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Bradford , Vermont
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December 8, 1982     Journal Opinion
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December 8, 1982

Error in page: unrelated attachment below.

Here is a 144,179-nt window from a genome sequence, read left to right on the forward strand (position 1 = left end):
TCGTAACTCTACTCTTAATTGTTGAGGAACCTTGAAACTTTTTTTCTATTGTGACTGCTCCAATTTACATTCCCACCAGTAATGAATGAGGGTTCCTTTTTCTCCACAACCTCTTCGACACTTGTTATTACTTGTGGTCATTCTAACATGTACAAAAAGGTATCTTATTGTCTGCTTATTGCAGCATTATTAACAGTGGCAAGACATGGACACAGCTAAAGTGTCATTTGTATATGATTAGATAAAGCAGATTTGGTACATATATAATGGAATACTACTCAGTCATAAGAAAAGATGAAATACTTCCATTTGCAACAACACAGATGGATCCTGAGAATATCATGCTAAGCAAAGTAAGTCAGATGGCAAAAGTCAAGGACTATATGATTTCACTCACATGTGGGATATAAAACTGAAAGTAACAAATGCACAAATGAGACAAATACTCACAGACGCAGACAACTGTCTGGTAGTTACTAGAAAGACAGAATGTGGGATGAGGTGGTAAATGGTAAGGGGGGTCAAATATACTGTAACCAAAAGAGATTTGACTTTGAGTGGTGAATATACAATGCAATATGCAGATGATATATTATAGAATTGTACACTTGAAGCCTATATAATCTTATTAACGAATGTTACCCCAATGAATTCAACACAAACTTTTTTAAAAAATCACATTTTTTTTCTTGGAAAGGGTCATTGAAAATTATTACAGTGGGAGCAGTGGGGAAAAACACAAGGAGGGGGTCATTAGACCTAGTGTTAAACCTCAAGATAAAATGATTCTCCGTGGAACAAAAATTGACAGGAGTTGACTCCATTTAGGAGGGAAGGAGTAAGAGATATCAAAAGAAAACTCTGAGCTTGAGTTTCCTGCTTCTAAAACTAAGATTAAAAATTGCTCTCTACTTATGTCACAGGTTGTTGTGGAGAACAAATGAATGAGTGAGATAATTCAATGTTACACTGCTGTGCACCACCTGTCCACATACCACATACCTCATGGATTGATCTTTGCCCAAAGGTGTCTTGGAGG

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Page 4-The Journal Opinion-December 8, 12 NORTHEAST PUBLISHING COMPANY, 'Inc. the Edi )Se00/on Pond...a wilderness ors to tor y, n( wm s ld tal:en its a tl toll, and by 1955 there was a the Publisher of Journal I1 Opinion We mmlp peblhed io Ik14ed, Vort. %xdpfln rels Vormnt mul New #ompsh - $9.00 pro" yee; $6.00 for six men.st out of stute - $12.00 per yeer end $7.00 for six months; Senior citizen Second ckns pestqe tmid ut BNHJfnd, Vennnt 05031. Published by Nnrtho|st Pohllshio$ Compnny, Inc., P.0. hs 31|, SnuffenJ. Robert F. Huminski President & Publisher 7 K.= I Woodsville Bradford ; 802,222-5281  ..  603-747-201fi An Independent Newspaper 00-00EdJtorial Use those heaters with some thought A new safety furor has erupted in Vermont and New Hampshire swirling around the use of kerosene home space heaters. A study just completed by Yale University authorities says this week that the heaters are capable of producing high levels of sulfur dioxide, carbon dioxide, nitrogen oxides and other harmful gases. The report indicated that use of the heaters in an occupied structure can result in exposure to air pollutants in excess of ambient air quality stan- dards now established. The problem with the testing, kerosene association spokesmen retorted, is that nothing simulates the actual methods of use the popular heaters are now finding. They say laboratory studies are fine, but inaccurate. Tests ha,re been undertaken by a and governments. A fal consumer group estimates t as' many as S- million space heaters are now in use and many millions more are being purchased presently. The items are being used more and move by homeowners to help offset astronomical costs for home heating. The recent report by Consumer Reports Magazine was very critical of the kerosene heaters, recommending that they not he purchased because of the air pollution factor. The magazine had just completed laboratory tests and cited theirs and other laboratory sessions. The Kero-Sun Co., one of the largest manufacturers of the kerosene heaters sued the magazine, saying their testing methods were unrealistic. In Vermont, officials warned this week about the hazard of fire and possible carbon axJoxide poisoning. They recommend that rooms he ventilated to reduce pollutants in the air, and that the heaters be used in a safe area, away from flammables. In New Hampshire, the heaters were recently allowed, provided the purchaser has a permit to install the item from the local fire chief. This applies to single fnmfly dwellings only and they may not he used in apart- ment buildings. So, how does the homeowner and potential purchaser sort out all of this. conflicting information? Well, to us, the problem seems in the testing methods and that until actual use in a home is monitored a laboratory test seems illogical. And the real issue is how it is used. The Vermont energy office has issued recent guidelines for safe use of these well-received heaters, addressing the two main concerns; fire and air pollution. A smart approach to the use of these heaters would be to famih'arize yma'self .ith the unit and dide w'nether you reall X and Wan one. If it is "yes"... purchase one and use it according to the manufacturers' recommendations. Be very concerned with the following areas of trouble: fuel storage; cumbustible materials, like fur- niture, curtains, panelling; use a good grade of Number One-K kerosene. Don't substitute with the cheap stuff; never use gasoline, it will blow you out of your shoes; provide good fresh air in the room where the heater is used to.supplement your main source of heat. All appliances are dangerous. Wood stoves are Aangerous and they pollute the air. Electric heaters are dangerous and could start fires. An oil or gas fired furnace can explode. Use them wisely folks, follow directions and we bet those little kerosene heaters, if used properly, can come in handy and assist you in the heating efforts this winter. And we have been informed by a reliable source that winter may be here some day. Haverhill selectmen notes Trailer complaint lodged WOODSVILLE-- Haverhill Police Chief Stephen Savage, Woodsville Fire Chief Bruce Robbins and an Assistant State Fire Marshall inspected the grounds of the Perkim Place Property owned by Ralph Wright. It was reported to selectmen Monday Night the fire hazard situation at the Wright Property was unchanged and still potentially dangerous, according to officials. The Attorney General's Office could look into the matter, may be issuing a cease and desist order in the future, it The Mountain Laku Health Monday Night. The objection item was brought up by was made by a County road William Morrow of Mountain resident who said a trailer on Lakes District and so noted by County road was apparently Selectman Gary Woods. The inhabited by a family and no ordinance was passed into law electricity, water, or septic two weeks agn. system was evident. Selectmen, after discussing the situation, said little could be done at the town level. Selectman Gary Woods in- dicated there was a possibility that the State Water Supply and Pollution Control Ann Brockardt is honored E. CORINTH-- Ann E. Brockardt of E. Corinth, a senior at Randolph-Macon Woman's College, was recently selected to be listed in this year's Who's Who in was revealed. A written complaint iasued to selectmen was reviewed EDITOR'S NOTE ordinance was amended to American Universities and exclude plastic garbage cans Colleges. College President from the disallowed plastic Robert A. Spivey made the disposable storage bags The announcement at a senior reception Nov. 29 Contributions to cur "Letters To The Editor" should submit nane and a with your *letter. We will withhold yore/ name ff cir- cumstances warrant; lvever, we do not accept anonymous or unsigned material. Letters should be addressed to: Editor, Journal Opinion, Main street, Bradford, Vt. ff33. The honor is based on a student's academic achievement, service to the community, leadership in egtraeurricular activities and future potential. Ms. Brockardt is the daughter of Mr. and Mrs. John W. Brockardt of E. Corinth. Clash of cultures Mr. Robitzer's reminiscences indicate that Peace through strength the Seyon experience involved considerable adjustment To the Editor: and the House in Illinois. The Cutler, Bridport, Vt. 05734. We among peopie of differing The writer is a member of governors of Indiana, hope that it will appear on the backgrounds. The Robitzers the American Security Louisiana, Nebraska, Nevada, ballot of every town in the arrived in Groton as outsiders, Council, which is the program North Dakota, South Dakota, State of Vermont come Town resented as such by some of constructed, but 30 years of point in ha ice and waves had taken its a treasure to be next small trickle of water Robitzer was escaping through the largest have warnings emergency sluiceway. Each problems, so he year the leakage was in- was necessary t0J creasing, but it seemed to be decision. from many small places -- After consi and would have required a variety of major reconstruction job to Robitzers were an offer from secretariat fo4; the Coalition For Peace Through Strength. The ASC and the Coalition of bipartisan Members of Congress, state legislators, organizations, and pro- defense leaders believe that only through strength can we assure both peace and freedom. The 125 national organizations (including the American Legislative Exchange Council, the American Legion Auxiliary, and the Veterans of Foreign Wars as examples) belonging to the Coalition have joined in a bipartisan effort to work for the adoption of a National Strategy of Peace Through Strength, as contained in the Peace Through Strength Resolution. This Resolution has already been passed by the Legislatures m Alabama, Arizona, California, Colorado, Delaware, Florida, Indiana, Kansas, Louisiana, Mississippi, Nebraska, Texas, and the Territory of Guam. It has passed the Senate in New Hampshire, Massachusetts, Texas, Vermont, Virginia, and Wisconsin serve as state co- chairmen of the Coalition for Peace Through Strength. The Resolution has been co- sponsored by 230 members of the U.S. House of Representatives and 48 U.S. Senators. President Reagan has endorsed the Resolution and will sign it when it has passed both Houses. While we all share a com- mon desire for peace, we believe that freezing the Three cheers for United States into a position of military inferiority to the the CIFI  Soviet Union would greatly increase the risk of war and severely limit and hamstring the negotiating capabilities of our governmental teams now working on such negotiations. We hope that you will work- in defense of America by working for the passage of the Peace Through Strength Resolution and opposing the nuclear freeze resolution. Anyone wishing to obtain a copy of the Peace Through Strength Resolution may do so by sending a self-addressed stamped envelope to Frank L. Meeting Day and the State the local people who didn't stop it. Legislature will follow the want to have changes forced Also, there was an in- lead of other right-thinking onto them, and didn't want to creasing problem with water Legislatures by approving it. It's a matter of choosing the proper course -- that of the radically-implanted fear, or that of the proper and or- dinary American way of courage, faith, and hope. Frank L. Curler Bridport, Vermont To the Editor: As parents of players on the Bradford Elementary School Soccer Team, we wish to publicly thank the coaches, Mike and Richie Claflin, for their time and effort. Approximately 40 boys and girls enjoyed the recent season. We'd like Mike and Richie to know we app|:eciate having them share their talents with our youngsters. Gratefully, The Parents Fund.misin00 appeal for Cross Roads To the Editor: Cross Roads of Bradford, Inc. is a volunteer-run, non- profit corporation organized in spring of 1982. The pr-nary purpose of Cross Roads is to provide "positive alter- natives" for Bradford area youth. Since its formation. Cross Roads has provided an "After- School Drop-In Center", two one-week Summer Camp programs, a Connecticut Valley Fair Project, (in which our float won two first prizes), and "kid-rLm" fundraising projects. Special "after- school" programs now being offered include: Santa's Workshop, gymnastics, macrame, "Kids in the Kit- chen" (a cooking class), and art. In the near future, we plan to offer a Saturday Afternoon Matinee for kids. To date, over 200 kids and volunteers  both teens and adults, including senior citizens -- have par- ticipated in Cross Roads. This is our first fundraising appeal. Our kids l/ave already raised $500 for their own give up fishing and hunting in weeds, growing in the fertile, the Seyon area. But, as Mr. shallow, muddy bottom of the Vermont to buy make a 1967 they property to the state,! Robitzer told them, he didn't pond. These Weeds not only of the come and steal milk from were unsightly, but interfered the their cows, so why should they greatly with fly fishing. Even It was a think they had the right to take though the Robitzers cleared perience to trout and deer from his out the weeds as best they beau' property? could, nobody could predict invested so Even more aggravating to whether this would become an selves -- but their local residents were some of unmanageable problem, made easier by the sportsmen who came to On another battlefront, the inserted in the hunt at Seyon who would spill Town of Groton had made a Federal over into the surrounding reappraisal of  taxable Seyon was to be forest and try to corner all the property, which assessed from deer for themselves. Although Seyon for a large number of development, so programs and we have ob- many of these paying guests potential waterfront lots, remain tained a grant through June of were Pennsylvania Dutch, the raising its taxes by 150 percent 1983 which pays the ad- same as their hosts, some of in 1967. Appeals to the tax Seyon is now ministrator's salary and some them became so un- board were unsuccessful -- Groton State Park expenses. Our projected sportsmanlike and generally and there was no telling w.hat to the public for budget for the year 1982-83 is disagreeable that the further increases there might The Robitzers $3,050 and since our programs Robitzers did not encourage be in the future. are basically free, we need them to return. your help. Your gift will help Cross Roads to continue to Movingon From the family provide its programs After 15 years at Seyon, viewpoint, Mr. and Mrs. throughout the year. Any the Robitzers had several Robitzer realized that their questions? Call 802-222-4689. problems which were own devotion to Seyon was far becoming too important to be greater than that of their two Thank you for your con- . sideration. |gnored. daughters and their son, Connie Dunlap The dam built at Seyon by whose interests were Bradford, Vt. Mr. Noyes had been well elsewhere -- so there was no with the way the been used and under The remodeled a home and are enjoying one of their projectS compilation of their of the years at Seyon, i- /- z / / \\; \\; \\; COTrAGE NEWS NOTES recently joined the staff at Cottage Hospital as dietitian. She is a native of the area and attended the Bradford schools, graduating from Bradford Academy. Her academic background includes graduating from Garland Junior College in Boston and a Bachelor of Science with honors from the University of Vermont where her degree program was foods and nutrition. here with the betterment to t all concerned. Her nutritional health hospital with personnel. She has management of department of the Her res planning the chasing of all and supervision of staff at Cottage She lived the army life for seven years and tours of duty took her to Illinois, and Schoffenburg and Nurenburg, Germany. Prior to coming to Cottage Hospital, she was the nutrition advisor for five years to the WIC program in Lebanon. " will also be in visitation and diet i to patients on an basis, the preparation of food on Wheels preparation for of the various the hospital. e 0 0 _ Bradford has two ladder trucks.* No, the fire truck parked outside Coutee's last Sunday morning was not there for a fire.., it was out on the road with three members of the Bradford Fire Department getting spfffed up and ready for on-line operation. Bradford, a town with a very good fire department now boasts TWO aerial ladder truces. Imagine that! Two ladder trucks that can reach higher than anything that will probably be built in the town for many years. The folks at the Bradford Fire Department are thinking ahead. That's why they have two ladder units. Chief Melvin Benzie said Sunday morning the truck was purchased six weeks ago out of state for a real good price, $1,000. Most rigs that size are worth at least the range of $15,000 to $20,000. The paint is faded, the chrome needs brightening, but when that new piece of apparatus goes on line in Bradford, you u,ill swear it was bought new for the town to the new truck tune of $120,000. That is a prevailing low price. We like to call this creative buying. No tax dollars are involved, just as no tax dollars were involv;ed with the purchase of their present ladder truck, which will phased out of service when the new truck pulis onto the Bradford Fire Station apron, But fire department leaders in some towns are thinking ahead, just as Benzie has done. Bruce Robbins up there in Woodsville and his crew at the fire station were thinking ahead when they purchased their ladder truck for a paltry sum a number of years ago. It sits at the ready this very moment, ready to respond to any number of towns needing their capacity. It has done this, too as part of the Twin State Fire Mutual Aid System, where the centrally located Woodsville ladder truck has been called into service on numerous occasions to either get firefighters to an above ground elevation fast, or to get a good head water aropped from the outermost tip of the ladder gun, down onto the fire. Let us say that the safe way to throw a ladder is off the bed of an aerial ladder unit. It has its own suspension system and if the walls weaken and want to fall into the fire, or if the roof gets thin and wants to drop down into the fire, all these problems are put aside when a ladder truck is in play, Bradford knows it is a safe way to fight fire and so does Woodsville. The precinct voters of Haverhill Corner raised last year a big amount of money, well over $20,000 for a new tank truck. And in North Haverhill, the men there had a new tanker built, painted it fire engine red and that is looked upon by many fire departments as a good unit to follow concerning most design features. So, most fire departments in these parts put on fundraising events, suppers, raffles and other projects to raise money, so they can take an old, long forgotten and forlon piece of fire equipment soluerich town has cast aside and turn it into something the taxpayer in these parts can be really proud of. And this service, like fighting fires, is performed nearly "at no charge. Now, that's not a bad deal... Sonia Smith, Pat Bieelow on HAVERHILL-- Sonia Smith service. Smith and Bigelow drives, and we and Pat Bigelow of Haverhill and other students will be good deal of the will be featured as part of Channel ll's Winterfest membership campaign on Thursday, Dec. 9. These students are among many who have chosen professional secretarial career training at Thomas Secretarial School in Concord. Winterfest is a celebration of special programs on Channel 11, designed to convince viewers to become supporting members of New Hampshire's public television answering pledge phones success. I during the campaign slated Haverhill area for Dec. 3 through 13. They pledges to their will be seen on Channel 11 neighbors who are during the fundraising breaks on Channel 11 on which are scheduled between 9." programs. Winterfest "Channel 11 couldn't exist includes without the efforts of volun- movies and teer groups like Thomas programs, ice' Secretarial School," com- spectaculars, mented General Manager by Dr. Leo Arthur J. Singer. "They are award-winning one of the most important programs like elements in our membership shire Journal a O'DonneU completes Germany course CHELSEA-- Spec. 4 Allen O'Donnell, son of Arthur E. and Juanita M. O'Donnell of Chelsea has completed a U.S. Army primary leadership course in Katterbach, West Germany. Jeff Page new president by JON BROOKS N. HAVERHILL-- The Little Ox-Bow 4-H Club will have a meeting Dec, 6, at North Haverhill Methodist Church. It will be followed by a Christmas party, All mem- bers attending must bring a Students received training He is a 1979 in supervisory skills, Chelsea Public leadership principles and small unit training techniques essential to a first-line supervisor in a technical or administrative environment. 'O'Donnell is a radar crewman with the 1st Armored Division in Ansbach, West Germany. Donna Clogston 00ets Uesser Vogt, daughter Mrs. Don sville has- cepted for enrollment at school in Manchester Donna is a CORINTH-- Chester V: Woodsvilie High Clogston, son of Vernon and she has been Gisela Clogston of Corinth has Future Business received a two-year U.S. Air America, Cycle Force ROTC scholarship. Farmers of gift with their age on a tag. The cadet was selected for Junior Varsity At the last meeting they had the scholarship on the basis of Field Hockey. an election of officers. Elected comprehensive tests, high Donna is for president was Jeff Page. scbool scholasticachievement in the two year Rob DeRosia was elected vice- and'extracurricular activities. Science program president. Secretary is Craig The scholarship covers full U Roy. Danny Keith is the tuition, textbooks, laboratory her studies, she will treasurer. Jon Brooks was fees and pays a monthly* Associate in elected reporter, subsistence allowance. Science Degree. Page 4-The Journal Opinion-December 8, 12 NORTHEAST PUBLISHING COMPANY, 'Inc. the Edi )Se00/on Pond...a wilderness ors to tor y, n( wms ld tal:en its a tl toll, and by 1955 there was a the Publisher of Journal I1 Opinion We mmlp peblhed io Ik14ed, Vort. %xdpfln rels Vormnt mul New #ompsh - $9.00 pro" yee; $6.00 for six men.st out of stute - $12.00 per yeer end $7.00 for six months; Senior citizen Second ckns pestqe tmid ut BNHJfnd, Vennnt 05031. Published by Nnrtho|st Pohllshio$ Compnny, Inc., P.0. hs 31|, SnuffenJ. Robert F. Huminski President & Publisher 7 K.= I Woodsville Bradford ; 802,222-5281  ..  603-747-201fi An Independent Newspaper 00-00EdJtorial Use those heaters with some thought A new safety furor has erupted in Vermont and New Hampshire swirling around the use of kerosene home space heaters. A study just completed by Yale University authorities says this week that the heaters are capable of producing high levels of sulfur dioxide, carbon dioxide, nitrogen oxides and other harmful gases. The report indicated that use of the heaters in an occupied structure can result in exposure to air pollutants in excess of ambient air quality stan- dards now established. The problem with the testing, kerosene association spokesmen retorted, is that nothing simulates the actual methods of use the popular heaters are now finding. They say laboratory studies are fine, but inaccurate. Tests ha,re been undertaken by a and governments. A fal consumer group estimates t as' many as S- million space heaters are now in use and many millions more are being purchased presently. The items are being used more and move by homeowners to help offset astronomical costs for home heating. The recent report by Consumer Reports Magazine was very critical of the kerosene heaters, recommending that they not he purchased because of the air pollution factor. The magazine had just completed laboratory tests and cited theirs and other laboratory sessions. The Kero-Sun Co., one of the largest manufacturers of the kerosene heaters sued the magazine, saying their testing methods were unrealistic. In Vermont, officials warned this week about the hazard of fire and possible carbon axJoxide poisoning. They recommend that rooms he ventilated to reduce pollutants in the air, and that the heaters be used in a safe area, away from flammables. In New Hampshire, the heaters were recently allowed, provided the purchaser has a permit to install the item from the local fire chief. This applies to single fnmfly dwellings only and they may not he used in apart- ment buildings. So, how does the homeowner and potential purchaser sort out all of this. conflicting information? Well, to us, the problem seems in the testing methods and that until actual use in a home is monitored a laboratory test seems illogical. And the real issue is how it is used. The Vermont energy office has issued recent guidelines for safe use of these well-received heaters, addressing the two main concerns; fire and air pollution. A smart approach to the use of these heaters would be to famih'arize yma'self .ith the unit and dide w'nether you reall X and Wan one. If it is "yes"... purchase one and use it according to the manufacturers' recommendations. Be very concerned with the following areas of trouble: fuel storage; cumbustible materials, like fur- niture, curtains, panelling; use a good grade of Number One-K kerosene. Don't substitute with the cheap stuff; never use gasoline, it will blow you out of your shoes; provide good fresh air in the room where the heater is used to.supplement your main source of heat. All appliances are dangerous. Wood stoves are Aangerous and they pollute the air. Electric heaters are dangerous and could start fires. An oil or gas fired furnace can explode. Use them wisely folks, follow directions and we bet those little kerosene heaters, if used properly, can come in handy and assist you in the heating efforts this winter. And we have been informed by a reliable source that winter may be here some day. Haverhill selectmen notes Trailer complaint lodged WOODSVILLE-- Haverhill Police Chief Stephen Savage, Woodsville Fire Chief Bruce Robbins and an Assistant State Fire Marshall inspected the grounds of the Perkim Place Property owned by Ralph Wright. It was reported to selectmen Monday Night the fire hazard situation at the Wright Property was unchanged and still potentially dangerous, according to officials. The Attorney General's Office could look into the matter, may be issuing a cease and desist order in the future, it The Mountain Laku Health Monday Night. The objection item was brought up by was made by a County road William Morrow of Mountain resident who said a trailer on Lakes District and so noted by County road was apparently Selectman Gary Woods. The inhabited by a family and no ordinance was passed into law electricity, water, or septic two weeks agn. system was evident. Selectmen, after discussing the situation, said little could be done at the town level. Selectman Gary Woods in- dicated there was a possibility that the State Water Supply and Pollution Control Ann Brockardt is honored E. CORINTH-- Ann E. Brockardt of E. Corinth, a senior at Randolph-Macon Woman's College, was recently selected to be listed in this year's Who's Who in was revealed. A written complaint iasued to selectmen was reviewed EDITOR'S NOTE ordinance was amended to American Universities and exclude plastic garbage cans Colleges. College President from the disallowed plastic Robert A. Spivey made the disposable storage bags The announcement at a senior reception Nov. 29 Contributions to cur "Letters To The Editor" should submit nane and a with your *letter. We will withhold yore/ name ff cir- cumstances warrant; lvever, we do not accept anonymous or unsigned material. Letters should be addressed to: Editor, Journal Opinion, Main street, Bradford, Vt. ff33. The honor is based on a student's academic achievement, service to the community, leadership in egtraeurricular activities and future potential. Ms. Brockardt is the daughter of Mr. and Mrs. John W. Brockardt of E. Corinth. Clash of cultures Mr. Robitzer's reminiscences indicate that Peace through strength the Seyon experience involved considerable adjustment To the Editor: and the House in Illinois. The Cutler, Bridport, Vt. 05734. We among peopie of differing The writer is a member of governors of Indiana, hope that it will appear on the backgrounds. The Robitzers the American Security Louisiana, Nebraska, Nevada, ballot of every town in the arrived in Groton as outsiders, Council, which is the program North Dakota, South Dakota, State of Vermont come Town resented as such by some of constructed, but 30 years of point in ha ice and waves had taken its a treasure to be next small trickle of water Robitzer was escaping through the largest have warnings emergency sluiceway. Each problems, so he year the leakage was in- was necessary t0J creasing, but it seemed to be decision. from many small places -- After consi and would have required a variety of major reconstruction job to Robitzers were an offer from secretariat fo4; the Coalition For Peace Through Strength. The ASC and the Coalition of bipartisan Members of Congress, state legislators, organizations, and pro- defense leaders believe that only through strength can we assure both peace and freedom. The 125 national organizations (including the American Legislative Exchange Council, the American Legion Auxiliary, and the Veterans of Foreign Wars as examples) belonging to the Coalition have joined in a bipartisan effort to work for the adoption of a National Strategy of Peace Through Strength, as contained in the Peace Through Strength Resolution. This Resolution has already been passed by the Legislatures m Alabama, Arizona, California, Colorado, Delaware, Florida, Indiana, Kansas, Louisiana, Mississippi, Nebraska, Texas, and the Territory of Guam. It has passed the Senate in New Hampshire, Massachusetts, Texas, Vermont, Virginia, and Wisconsin serve as state co- chairmen of the Coalition for Peace Through Strength. The Resolution has been co- sponsored by 230 members of the U.S. House of Representatives and 48 U.S. Senators. President Reagan has endorsed the Resolution and will sign it when it has passed both Houses. While we all share a com- mon desire for peace, we believe that freezing the Three cheers for United States into a position of military inferiority to the the CIFI  Soviet Union would greatly increase the risk of war and severely limit and hamstring the negotiating capabilities of our governmental teams now working on such negotiations. We hope that you will work- in defense of America by working for the passage of the Peace Through Strength Resolution and opposing the nuclear freeze resolution. Anyone wishing to obtain a copy of the Peace Through Strength Resolution may do so by sending a self-addressed stamped envelope to Frank L. Meeting Day and the State the local people who didn't stop it. Legislature will follow the want to have changes forced Also, there was an in- lead of other right-thinking onto them, and didn't want to creasing problem with water Legislatures by approving it. It's a matter of choosing the proper course -- that of the radically-implanted fear, or that of the proper and or- dinary American way of courage, faith, and hope. Frank L. Curler Bridport, Vermont To the Editor: As parents of players on the Bradford Elementary School Soccer Team, we wish to publicly thank the coaches, Mike and Richie Claflin, for their time and effort. Approximately 40 boys and girls enjoyed the recent season. We'd like Mike and Richie to know we app|:eciate having them share their talents with our youngsters. Gratefully, The Parents Fund.misin00 appeal for Cross Roads To the Editor: Cross Roads of Bradford, Inc. is a volunteer-run, non- profit corporation organized in spring of 1982. The pr-nary purpose of Cross Roads is to provide "positive alter- natives" for Bradford area youth. Since its formation. Cross Roads has provided an "After- School Drop-In Center", two one-week Summer Camp programs, a Connecticut Valley Fair Project, (in which our float won two first prizes), and "kid-rLm" fundraising projects. Special "after- school" programs now being offered include: Santa's Workshop, gymnastics, macrame, "Kids in the Kit- chen" (a cooking class), and art. In the near future, we plan to offer a Saturday Afternoon Matinee for kids. To date, over 200 kids and volunteers  both teens and adults, including senior citizens -- have par- ticipated in Cross Roads. This is our first fundraising appeal. Our kids l/ave already raised $500 for their own give up fishing and hunting in weeds, growing in the fertile, the Seyon area. But, as Mr. shallow, muddy bottom of the Vermont to buy make a 1967 they property to the state,! Robitzer told them, he didn't pond. These Weeds not only of the come and steal milk from were unsightly, but interfered the their cows, so why should they greatly with fly fishing. Even It was a think they had the right to take though the Robitzers cleared perience to trout and deer from his out the weeds as best they beau' property? could, nobody could predict invested so Even more aggravating to whether this would become an selves -- but their local residents were some of unmanageable problem, made easier by the sportsmen who came to On another battlefront, the inserted in the hunt at Seyon who would spill Town of Groton had made a Federal over into the surrounding reappraisal of  taxable Seyon was to be forest and try to corner all the property, which assessed from deer for themselves. Although Seyon for a large number of development, so programs and we have ob- many of these paying guests potential waterfront lots, remain tained a grant through June of were Pennsylvania Dutch, the raising its taxes by 150 percent 1983 which pays the ad- same as their hosts, some of in 1967. Appeals to the tax Seyon is now ministrator's salary and some them became so un- board were unsuccessful -- Groton State Park expenses. Our projected sportsmanlike and generally and there was no telling w.hat to the public for budget for the year 1982-83 is disagreeable that the further increases there might The Robitzers $3,050 and since our programs Robitzers did not encourage be in the future. are basically free, we need them to return. your help. Your gift will help Cross Roads to continue to Movingon From the family provide its programs After 15 years at Seyon, viewpoint, Mr. and Mrs. throughout the year. Any the Robitzers had several Robitzer realized that their questions? Call 802-222-4689. problems which were own devotion to Seyon was far becoming too important to be greater than that of their two Thank you for your con- . sideration. |gnored. daughters and their son, Connie Dunlap The dam built at Seyon by whose interests were Bradford, Vt. Mr. Noyes had been well elsewhere -- so there was no with the way the been used and under The remodeled a home and are enjoying one of their projectS compilation of their of the years at Seyon, i- /- z / / \\; \\; \\; COTrAGE NEWS NOTES recently joined the staff at Cottage Hospital as dietitian. She is a native of the area and attended the Bradford schools, graduating from Bradford Academy. Her academic background includes graduating from Garland Junior College in Boston and a Bachelor of Science with honors from the University of Vermont where her degree program was foods and nutrition. here with the betterment to t all concerned. Her nutritional health hospital with personnel. She has management of department of the Her res planning the chasing of all and supervision of staff at Cottage She lived the army life for seven years and tours of duty took her to Illinois, and Schoffenburg and Nurenburg, Germany. Prior to coming to Cottage Hospital, she was the nutrition advisor for five years to the WIC program in Lebanon. " will also be in visitation and diet i to patients on an basis, the preparation of food on Wheels preparation for of the various the hospital. e 0 0 _ Bradford has two ladder trucks.* No, the fire truck parked outside Coutee's last Sunday morning was not there for a fire.., it was out on the road with three members of the Bradford Fire Department getting spfffed up and ready for on-line operation. Bradford, a town with a very good fire department now boasts TWO aerial ladder truces. Imagine that! Two ladder trucks that can reach higher than anything that will probably be built in the town for many years. The folks at the Bradford Fire Department are thinking ahead. That's why they have two ladder units. Chief Melvin Benzie said Sunday morning the truck was purchased six weeks ago out of state for a real good price, $1,000. Most rigs that size are worth at least the range of $15,000 to $20,000. The paint is faded, the chrome needs brightening, but when that new piece of apparatus goes on line in Bradford, you u,ill swear it was bought new for the town to the new truck tune of $120,000. That is a prevailing low price. We like to call this creative buying. No tax dollars are involved, just as no tax dollars were involv;ed with the purchase of their present ladder truck, which will phased out of service when the new truck pulis onto the Bradford Fire Station apron, But fire department leaders in some towns are thinking ahead, just as Benzie has done. Bruce Robbins up there in Woodsville and his crew at the fire station were thinking ahead when they purchased their ladder truck for a paltry sum a number of years ago. It sits at the ready this very moment, ready to respond to any number of towns needing their capacity. It has done this, too as part of the Twin State Fire Mutual Aid System, where the centrally located Woodsville ladder truck has been called into service on numerous occasions to either get firefighters to an above ground elevation fast, or to get a good head water aropped from the outermost tip of the ladder gun, down onto the fire. Let us say that the safe way to throw a ladder is off the bed of an aerial ladder unit. It has its own suspension system and if the walls weaken and want to fall into the fire, or if the roof gets thin and wants to drop down into the fire, all these problems are put aside when a ladder truck is in play, Bradford knows it is a safe way to fight fire and so does Woodsville. The precinct voters of Haverhill Corner raised last year a big amount of money, well over $20,000 for a new tank truck. And in North Haverhill, the men there had a new tanker built, painted it fire engine red and that is looked upon by many fire departments as a good unit to follow concerning most design features. So, most fire departments in these parts put on fundraising events, suppers, raffles and other projects to raise money, so they can take an old, long forgotten and forlon piece of fire equipment soluerich town has cast aside and turn it into something the taxpayer in these parts can be really proud of. And this service, like fighting fires, is performed nearly "at no charge. Now, that's not a bad deal... Sonia Smith, Pat Bieelow on HAVERHILL-- Sonia Smith service. Smith and Bigelow drives, and we and Pat Bigelow of Haverhill and other students will be good deal of the will be featured as part of Channel ll's Winterfest membership campaign on Thursday, Dec. 9. These students are among many who have chosen professional secretarial career training at Thomas Secretarial School in Concord. Winterfest is a celebration of special programs on Channel 11, designed to convince viewers to become supporting members of New Hampshire's public television answering pledge phones success. I during the campaign slated Haverhill area for Dec. 3 through 13. They pledges to their will be seen on Channel 11 neighbors who are during the fundraising breaks on Channel 11 on which are scheduled between 9." programs. Winterfest "Channel 11 couldn't exist includes without the efforts of volun- movies and teer groups like Thomas programs, ice' Secretarial School," com- spectaculars, mented General Manager by Dr. Leo Arthur J. Singer. "They are award-winning one of the most important programs like elements in our membership shire Journal a O'DonneU completes Germany course CHELSEA-- Spec. 4 Allen O'Donnell, son of Arthur E. and Juanita M. O'Donnell of Chelsea has completed a U.S. Army primary leadership course in Katterbach, West Germany. Jeff Page new president by JON BROOKS N. HAVERHILL-- The Little Ox-Bow 4-H Club will have a meeting Dec, 6, at North Haverhill Methodist Church. It will be followed by a Christmas party, All mem- bers attending must bring a Students received training He is a 1979 in supervisory skills, Chelsea Public leadership principles and small unit training techniques essential to a first-line supervisor in a technical or administrative environment. 'O'Donnell is a radar crewman with the 1st Armored Division in Ansbach, West Germany. Donna Clogston 00ets Uesser Vogt, daughter Mrs. Don sville has- cepted for enrollment at school in Manchester Donna is a CORINTH-- Chester V: Woodsvilie High Clogston, son of Vernon and she has been Gisela Clogston of Corinth has Future Business received a two-year U.S. Air America, Cycle Force ROTC scholarship. Farmers of gift with their age on a tag. The cadet was selected for Junior Varsity At the last meeting they had the scholarship on the basis of Field Hockey. an election of officers. Elected comprehensive tests, high Donna is for president was Jeff Page. scbool scholasticachievement in the two year Rob DeRosia was elected vice- and'extracurricular activities. Science program president. Secretary is Craig The scholarship covers full U Roy. Danny Keith is the tuition, textbooks, laboratory her studies, she will treasurer. Jon Brooks was fees and pays a monthly* Associate in elected reporter, subsistence allowance. Science Degree.